To further determine whether CCR5 expression on NK cells was critical for host resistance to T. gondii, adoptive transfer studies were performed using CCR5−/− mice in the C57BL/6x129 background as the recipients, and the following syngeneic cell preparations as donors: wild-type and CCR5−/− splenocytes, NK cell-depleted wild-type splenocytes, and purified wild-type and CCR5−/− NK cells. Spleen cells from uninfected wild-type and CCR5−/− mice were depleted of NK cells by magnetic separation using the NK marker DX5, which was also used to positively select NK cells. DX5 expression has been reported to be restricted to NK cells and a minority of activated T cells and has been used to purify NK cells to evaluate their functional activities . Since we isolated DX5+ cells from spleens harvested from naïve mice, it is unlikely that there were significant numbers of activated T cells in the donor cell population. CCR5−/− mice in the C57BL/6x129 background were injected intravenously with 107 DX5+ NK cells or DX5− splenocytes or equal volume of saline. At 48 h after transfer, recipients were orally challenged with 20 or 50 cysts. Infection with 20 cysts produced no mortality in any group (unpublished data). However, infection with 50 cysts induced 100% mortality by day 16 PI in mice that received DX5-depleted splenocytes or saline (Figure 10B). In contrast, mice that received DX5+ wild-type cells controlled their infection and survived. Conversely, DX5+ cells from CCR5−/− donors were unable to protect recipient mice against a high dose infection (Figure 10B). To investigate whether the survival of recipients of DX5+ wild-type NK cells was the result of decreased parasite replication, we determined the tissue parasite load following adoptive transfer of wild-type DX5+ and DX5− cells and CCR5−/− DX5+ cells (Figure 10C). We found reduced parasite loads in the brain, liver, and small intestine of mice that received CCR5+/+ DX5+ cells but not CCR5−/− DX5+ cells or CCR5+/+ DX5− cells. These data demonstrate that CCR5 function on NK cells is critical for host resistance to T. gondii.
Impaired Homing of Adoptively Transferred CCR5−/− NK Cells
To establish that CCR5 plays an important role in NK cell trafficking, congenic (CD45.1/CD45.2) C57BL/6 mice were used for adoptive transfer experiments. Purified NK cells (2 × 106 DX5+) isolated from naïve wild-type and CCR5−/− CD45.2 mice were transferred into congenic CD45.1 mice by intravenous injection. At 48 h post-transfer, recipient mice were challenged orally with 50 cysts of T. gondii. Recipients were sacrificed 3 d after the challenge and organs (spleen and liver) were analyzed by FACS for the presence of CD45.2 cells. In comparison to transferred wild-type NK cells, transferred CCR5−/− NK cells had a significantly reduced ability to migrate into the spleen (p = 0.002) and liver (p = 0.05) of recipient wild-type mice (Figure 10D). These data demonstrate that CCR5 expression on NK cells plays an important role their homing to T. gondii-infected organs.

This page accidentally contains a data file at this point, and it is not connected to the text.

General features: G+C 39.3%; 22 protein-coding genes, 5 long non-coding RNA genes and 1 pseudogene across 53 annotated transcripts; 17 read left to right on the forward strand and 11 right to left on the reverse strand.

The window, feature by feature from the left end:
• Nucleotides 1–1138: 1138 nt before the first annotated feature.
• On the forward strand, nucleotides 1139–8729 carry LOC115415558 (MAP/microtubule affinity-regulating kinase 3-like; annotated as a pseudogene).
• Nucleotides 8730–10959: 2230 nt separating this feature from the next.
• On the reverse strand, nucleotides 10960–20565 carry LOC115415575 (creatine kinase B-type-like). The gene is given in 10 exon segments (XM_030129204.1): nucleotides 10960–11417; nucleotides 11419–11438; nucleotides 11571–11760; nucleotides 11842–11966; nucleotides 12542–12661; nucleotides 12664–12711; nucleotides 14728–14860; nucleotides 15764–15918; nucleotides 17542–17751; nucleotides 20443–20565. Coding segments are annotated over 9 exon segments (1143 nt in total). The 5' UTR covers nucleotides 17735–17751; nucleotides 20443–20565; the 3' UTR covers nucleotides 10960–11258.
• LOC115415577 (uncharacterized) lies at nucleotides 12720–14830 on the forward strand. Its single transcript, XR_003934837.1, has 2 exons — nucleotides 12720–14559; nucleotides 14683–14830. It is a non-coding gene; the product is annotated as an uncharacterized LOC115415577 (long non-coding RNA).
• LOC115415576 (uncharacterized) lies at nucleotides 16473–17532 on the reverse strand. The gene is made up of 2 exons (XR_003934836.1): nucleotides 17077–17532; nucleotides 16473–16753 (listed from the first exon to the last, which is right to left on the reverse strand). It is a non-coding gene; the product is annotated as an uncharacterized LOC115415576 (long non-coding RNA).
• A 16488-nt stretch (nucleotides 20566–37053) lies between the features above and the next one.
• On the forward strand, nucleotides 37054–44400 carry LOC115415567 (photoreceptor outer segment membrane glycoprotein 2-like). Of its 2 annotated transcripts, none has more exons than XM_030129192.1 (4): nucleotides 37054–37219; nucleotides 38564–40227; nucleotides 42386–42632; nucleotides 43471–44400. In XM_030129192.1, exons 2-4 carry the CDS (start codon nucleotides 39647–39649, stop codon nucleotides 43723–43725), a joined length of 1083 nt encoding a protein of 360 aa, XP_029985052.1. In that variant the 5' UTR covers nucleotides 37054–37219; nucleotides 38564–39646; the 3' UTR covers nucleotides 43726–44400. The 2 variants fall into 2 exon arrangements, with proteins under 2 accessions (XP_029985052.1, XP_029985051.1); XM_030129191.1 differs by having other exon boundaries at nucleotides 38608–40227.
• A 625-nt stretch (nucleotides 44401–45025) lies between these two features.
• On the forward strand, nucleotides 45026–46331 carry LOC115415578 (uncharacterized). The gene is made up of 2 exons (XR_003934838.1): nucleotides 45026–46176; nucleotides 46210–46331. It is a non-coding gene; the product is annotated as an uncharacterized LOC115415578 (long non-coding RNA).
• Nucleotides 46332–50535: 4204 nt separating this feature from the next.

CCR5 Agonists Induce NK Cell Chemotaxis
Our data suggest that NK cell recruitment in vivo in response to T. gondii infection is mediated by CCR5 expressed on NK cells. CCR5 has been reported to be highly expressed on murine NK cells . To directly test whether CCR5 is functional on NK cells, we purified NK cells from the spleens of mice using DX5, an NK cell marker. We found that DX5+ NK cells had a robust chemotaxis response to CCL4/MIP-1β, a CCR5-specific agonist (Figure 10E). In contrast, DX5− splenocytes had no chemotactic response to CCL4, but responded robustly to the positive control CXCR3 agonist CXCL11/I-TAC. These data demonstrate that CCR5 is functional on NK cells and plays an important role in NK cell trafficking in vivo. Furthermore, we analyzed these DX5+ NK cells and DX5− splenocytes for chemokine receptor mRNA expression by quantitative real-time PCR. As shown in Figure 10F, although NK cells and NK-depleted cells express similar mRNA levels of CXCR3, NK cells were enriched for CCR5 mRNA compared to NK-depleted cells, confirming the chemotaxis data, which demonstrated functional CCR5 expression on NK cells. Moreover, NK cells were enriched for CX3CR1, but had low CCR4 levels, a profile consistent with that of human NK cells 
The findings presented here demonstrate that CCR5 is a critical NK cell homing receptor, controlling NK cell trafficking into tissues in a murine model of T. gondii infection. While CCR5-deficient C57BL/6 mice had an early burst of CCR5 ligand production, their inability to mount a tissue NK cell response resulted in decreased tissue inflammation characterized by diminished IFNγ and subsequent chemokine expression in the tissues. This impaired inflammatory response protected the mice from the lethal hyperimmune response evoked by T. gondii in the C57BL/6 background. As a result, however, CCR5−/− mice had an increased parasite burden and thus succumbed to infection when challenged with high doses of T. gondii cysts in a genetic background (C57BL/6x129) that is not susceptible to the hyperimmune response. The impaired immune response to acute T. gondii infection in CCR5−/− was characterized by deficient recruitment of NK cells into the tissue. Adoptive transfer of CCR5+/+ NK cells into CCR5−/− C57BL/6x129 mice restored their natural resistance to T. gondii infection and demonstrated the CCR5 dependence for NK cell trafficking into infected tissue. These studies establish CCR5 as a critical receptor for NK cell trafficking and innate host defense.